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Skin sparing mastectomy and robotic latissimus dorsi-flap reconstruction through a single incision
World Journal of Surgical Oncology volume 17, Article number: 176 (2019)
Robotic latissimus dorsi-flap reconstruction (RLDFR) after skin-sparing mastectomy (SSM) for breast cancer (BC) has been performed through a single nipple incision. We report results of SSM with RLDFR, mainly with analysis of feasibility, morbidity, indications, and technique standardization.
We determined characteristics of patients, previous treatment of BC, and type of reconstruction. Surgical technique, duration of surgery, and complication rate were reported according to three successive periods: P1–3.
Forty RLDFR, with breast implant for 16 patients, with previous breast radiotherapy in 30% had been performed. In logistic regression, factors significantly associated with duration of surgery ≥ 300 min were P2 (OR 0.024, p = 0.004) and P3 (OR 0.012, p = 0.004) versus P1. The median mastectomy weight was 330 g and 460 g for BMI < and ≥ 23.5 (p = 0.025). Length of hospitalization was 4 days. Total complication rate was 20% (8/40): seven breast complications (four re-operations) and one RLDF complication with re-operation. Periods were significantly predictive of complications (p = 0.045).
SSM with RLDFR is feasible, safe, and reproducible. We reported a decrease of duration of surgery, length of post-operative hospitalization, and complication rate.
Development of robotic surgery since several years was very important for prostatic cancer, gynecologic cancer, colo-rectal cancer, and thoracic and thyroid surgery [1,2,3]. Endoscopic non-robotic latissimus dorsi-flap breast reconstruction (LDFR) has been reported in several studies [4,5,6,7,8,9].
Very few experiences were reported in the field of breast surgery, with a small number of series including very few patients on robotic mastectomy or LDFR [10,11,12,13,14]. Nipple-sparing mastectomy (NSM) with immediate robotic latissimus dorsi-flap (RLDF) reconstruction has been reported in seven patients in Selber et al.’s study  and in four cases in Chung et al.’s study . Skin-sparing mastectomy (SSM) with LDF reconstruction was reported in 17 patients for delayed-immediate breast reconstruction after SSM and placement of a tissue expander  and in one patient for immediate breast reconstruction with 3D endoscopy using another incision than areolar incision . In a recent French prospective cohort study, Immediate breast reconstruction (IBR) was performed with LDFR in 46.9% of cases (24.3% combined with an implant), with implant in 46.5%, and rectus abdominis musculo-cutaneous flap in 6.6% . The aim of this study was to report results of SSM with robotic LDFR performed during 29 months, through the analysis of feasibility, morbidity, indications, and standardization of patient positioning and operative technique.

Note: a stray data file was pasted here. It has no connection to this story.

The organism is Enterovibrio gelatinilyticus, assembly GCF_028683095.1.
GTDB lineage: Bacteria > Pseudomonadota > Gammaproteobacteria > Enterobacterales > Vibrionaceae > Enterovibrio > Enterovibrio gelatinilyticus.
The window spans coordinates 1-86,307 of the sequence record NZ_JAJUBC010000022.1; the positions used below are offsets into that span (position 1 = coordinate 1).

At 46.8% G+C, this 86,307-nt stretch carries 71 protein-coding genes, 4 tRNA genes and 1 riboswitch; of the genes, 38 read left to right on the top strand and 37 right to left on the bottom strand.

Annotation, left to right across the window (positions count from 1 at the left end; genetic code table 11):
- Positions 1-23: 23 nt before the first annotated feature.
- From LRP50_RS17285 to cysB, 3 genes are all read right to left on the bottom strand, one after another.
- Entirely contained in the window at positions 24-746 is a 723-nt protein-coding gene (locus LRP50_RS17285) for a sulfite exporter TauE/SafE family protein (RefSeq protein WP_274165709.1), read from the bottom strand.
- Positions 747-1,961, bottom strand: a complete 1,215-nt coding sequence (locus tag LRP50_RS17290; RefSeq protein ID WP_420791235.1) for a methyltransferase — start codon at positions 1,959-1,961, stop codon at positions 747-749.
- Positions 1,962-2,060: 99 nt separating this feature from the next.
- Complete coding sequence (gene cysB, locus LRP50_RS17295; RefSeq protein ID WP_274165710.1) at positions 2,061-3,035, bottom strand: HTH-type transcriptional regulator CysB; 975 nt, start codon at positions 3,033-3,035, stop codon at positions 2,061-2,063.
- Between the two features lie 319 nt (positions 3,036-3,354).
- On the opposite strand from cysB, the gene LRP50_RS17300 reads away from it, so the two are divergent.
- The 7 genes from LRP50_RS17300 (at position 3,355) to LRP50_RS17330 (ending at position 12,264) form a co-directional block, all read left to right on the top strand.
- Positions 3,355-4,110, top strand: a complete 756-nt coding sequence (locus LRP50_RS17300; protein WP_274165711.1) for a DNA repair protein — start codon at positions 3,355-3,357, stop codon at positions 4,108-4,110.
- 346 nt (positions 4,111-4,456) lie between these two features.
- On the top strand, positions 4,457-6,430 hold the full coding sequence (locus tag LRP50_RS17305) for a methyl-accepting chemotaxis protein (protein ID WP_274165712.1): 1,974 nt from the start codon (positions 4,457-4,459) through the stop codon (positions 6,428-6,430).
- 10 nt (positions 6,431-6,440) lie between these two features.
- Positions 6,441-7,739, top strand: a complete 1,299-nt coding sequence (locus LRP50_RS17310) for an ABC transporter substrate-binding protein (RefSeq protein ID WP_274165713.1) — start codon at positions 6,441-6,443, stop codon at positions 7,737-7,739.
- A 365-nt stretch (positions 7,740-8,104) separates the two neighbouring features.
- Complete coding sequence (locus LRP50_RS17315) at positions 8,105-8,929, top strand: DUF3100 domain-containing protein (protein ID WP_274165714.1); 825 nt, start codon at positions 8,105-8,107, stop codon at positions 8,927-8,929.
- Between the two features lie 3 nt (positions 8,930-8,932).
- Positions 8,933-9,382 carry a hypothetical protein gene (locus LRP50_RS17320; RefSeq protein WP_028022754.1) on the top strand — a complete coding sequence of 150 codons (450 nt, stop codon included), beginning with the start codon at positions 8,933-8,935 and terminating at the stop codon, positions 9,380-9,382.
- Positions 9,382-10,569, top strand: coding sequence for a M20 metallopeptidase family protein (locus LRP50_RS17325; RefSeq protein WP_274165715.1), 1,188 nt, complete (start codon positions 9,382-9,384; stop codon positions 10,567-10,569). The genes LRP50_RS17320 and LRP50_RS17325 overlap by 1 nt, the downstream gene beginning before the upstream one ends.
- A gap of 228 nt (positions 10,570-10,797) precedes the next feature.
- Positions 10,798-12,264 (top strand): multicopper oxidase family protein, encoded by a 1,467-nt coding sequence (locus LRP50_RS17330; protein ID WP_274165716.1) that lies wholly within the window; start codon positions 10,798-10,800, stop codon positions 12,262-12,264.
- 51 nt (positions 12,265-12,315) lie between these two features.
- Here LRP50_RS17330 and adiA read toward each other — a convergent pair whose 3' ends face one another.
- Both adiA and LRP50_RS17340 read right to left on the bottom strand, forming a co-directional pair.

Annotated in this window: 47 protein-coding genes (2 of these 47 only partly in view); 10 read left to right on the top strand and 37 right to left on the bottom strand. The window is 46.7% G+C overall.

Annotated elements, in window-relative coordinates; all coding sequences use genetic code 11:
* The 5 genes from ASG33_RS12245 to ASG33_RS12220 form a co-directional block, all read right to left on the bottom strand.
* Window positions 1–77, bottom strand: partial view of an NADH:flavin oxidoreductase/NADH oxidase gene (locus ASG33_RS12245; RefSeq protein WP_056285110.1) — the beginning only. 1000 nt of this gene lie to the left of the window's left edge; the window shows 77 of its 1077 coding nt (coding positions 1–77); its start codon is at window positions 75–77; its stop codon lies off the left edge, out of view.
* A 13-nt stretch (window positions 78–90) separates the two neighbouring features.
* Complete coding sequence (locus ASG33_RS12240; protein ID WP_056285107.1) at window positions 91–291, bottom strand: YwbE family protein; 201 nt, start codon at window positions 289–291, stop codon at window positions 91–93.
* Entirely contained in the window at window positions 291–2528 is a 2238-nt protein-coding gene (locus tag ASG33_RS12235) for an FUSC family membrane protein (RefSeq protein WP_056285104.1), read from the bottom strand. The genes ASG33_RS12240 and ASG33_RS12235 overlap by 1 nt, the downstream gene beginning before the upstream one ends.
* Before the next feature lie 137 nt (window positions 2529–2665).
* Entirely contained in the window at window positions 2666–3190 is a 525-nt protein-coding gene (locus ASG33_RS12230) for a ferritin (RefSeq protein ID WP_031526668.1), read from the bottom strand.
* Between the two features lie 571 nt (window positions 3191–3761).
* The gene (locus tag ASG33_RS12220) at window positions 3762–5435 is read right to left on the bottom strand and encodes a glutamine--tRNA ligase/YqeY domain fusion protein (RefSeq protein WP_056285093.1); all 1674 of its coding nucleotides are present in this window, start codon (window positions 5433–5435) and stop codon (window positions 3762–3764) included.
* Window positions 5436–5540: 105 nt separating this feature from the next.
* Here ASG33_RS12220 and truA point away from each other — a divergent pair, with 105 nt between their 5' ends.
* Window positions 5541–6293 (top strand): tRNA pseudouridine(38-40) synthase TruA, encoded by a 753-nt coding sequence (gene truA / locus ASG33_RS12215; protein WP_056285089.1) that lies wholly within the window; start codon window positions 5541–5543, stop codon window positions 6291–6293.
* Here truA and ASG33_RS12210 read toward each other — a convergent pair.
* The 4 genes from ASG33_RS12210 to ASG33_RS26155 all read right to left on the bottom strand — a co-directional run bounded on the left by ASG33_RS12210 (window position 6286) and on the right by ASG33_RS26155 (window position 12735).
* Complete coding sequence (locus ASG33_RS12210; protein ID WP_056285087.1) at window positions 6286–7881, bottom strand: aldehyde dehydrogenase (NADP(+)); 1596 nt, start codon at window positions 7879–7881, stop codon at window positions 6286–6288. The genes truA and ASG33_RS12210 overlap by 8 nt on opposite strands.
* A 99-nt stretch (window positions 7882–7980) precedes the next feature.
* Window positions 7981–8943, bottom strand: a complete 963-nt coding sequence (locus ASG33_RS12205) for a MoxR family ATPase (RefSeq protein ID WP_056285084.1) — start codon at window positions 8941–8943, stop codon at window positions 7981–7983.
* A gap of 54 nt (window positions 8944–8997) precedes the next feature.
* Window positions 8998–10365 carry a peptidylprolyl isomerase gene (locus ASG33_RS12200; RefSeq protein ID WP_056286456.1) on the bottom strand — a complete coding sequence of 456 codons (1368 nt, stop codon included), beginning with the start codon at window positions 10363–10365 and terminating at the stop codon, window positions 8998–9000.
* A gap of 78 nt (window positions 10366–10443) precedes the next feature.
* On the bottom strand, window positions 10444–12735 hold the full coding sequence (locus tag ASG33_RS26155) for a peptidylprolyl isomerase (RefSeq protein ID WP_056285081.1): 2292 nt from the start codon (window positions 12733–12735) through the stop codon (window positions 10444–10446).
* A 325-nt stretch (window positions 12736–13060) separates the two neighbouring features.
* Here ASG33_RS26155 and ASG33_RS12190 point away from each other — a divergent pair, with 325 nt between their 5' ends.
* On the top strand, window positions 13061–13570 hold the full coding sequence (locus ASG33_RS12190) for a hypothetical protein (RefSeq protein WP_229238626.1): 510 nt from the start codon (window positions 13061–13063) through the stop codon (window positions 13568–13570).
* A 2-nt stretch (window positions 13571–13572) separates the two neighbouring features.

A prospective cohort of patients undergoing SSM and robotic latissimus dorsi-flap reconstruction (RLDFR) over a period of 29 months (March 2016 to July 2018) was analyzed. All patients agreed to surgery with robotic assistance and received information on the procedure. The study protocol was approved by our institutional ethical committee.
We analyzed patient characteristics (age, body mass index (BMI), tobacco use, diabetes, ASA score, breast volume), previous treatment for breast cancer (BC) (sentinel lymph node biopsy (SLNB), axillary lymph node dissection (ALND), neo-adjuvant chemotherapy (NAC), previous breast radiotherapy), primary breast cancer (BC) or local recurrence, and type of reconstruction (LDFR with or without breast implant).